Australian Parliament Passes Unfair Contract Terms Legislation

The Victorian Automotive Chamber of Commerce (VACC) has welcomed the parliamentary passing of federal government legislation to enhance protections against unfair contract terms (UCT).

According to the VACC, UCT legislation amends the law in relation to the Competition and Consumer Act 2010 (CCA), Australian Consumer Law (ACL) and Australian Securities and Investments Commission Act 2001 (ASIC Act), for insurance contracts.

The VACC said the legislation will strengthen and clarify the existing unfair contract terms provisions – first introduced in 2010 for consumer contracts and in 2016 for small business contracts – and reduce the prevalence of unfair contract terms in consumer and small business standard form contracts. It will also introduce a civil penalty regime prohibiting the use of and reliance on unfair contract terms in standard form contracts, and expand the class of contracts that are covered by the unfair contract terms provisions.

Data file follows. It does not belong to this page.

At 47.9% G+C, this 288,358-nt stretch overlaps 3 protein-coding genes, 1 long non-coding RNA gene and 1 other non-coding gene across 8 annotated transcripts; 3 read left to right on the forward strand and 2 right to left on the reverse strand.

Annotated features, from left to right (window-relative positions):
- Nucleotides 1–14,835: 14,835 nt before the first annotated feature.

Additionally, it will strengthen remedies available under the new UCT regime. The maximum penalty that can be ordered by a court for an individual will be $2.5 million. For a company or body corporate, the maximum penalty will be $50 million.

“Contract law can be complicated, but the principle is simple: big and powerful businesses must stop putting unfair contract terms into their contracts with consumers and small businesses,” said the VACC.

It is expected the bill will be presented to the Governor-General for assent within two weeks of it passing through Parliament. Businesses will then have one year to review their standard form agreements and remove or amend any unfair contract terms.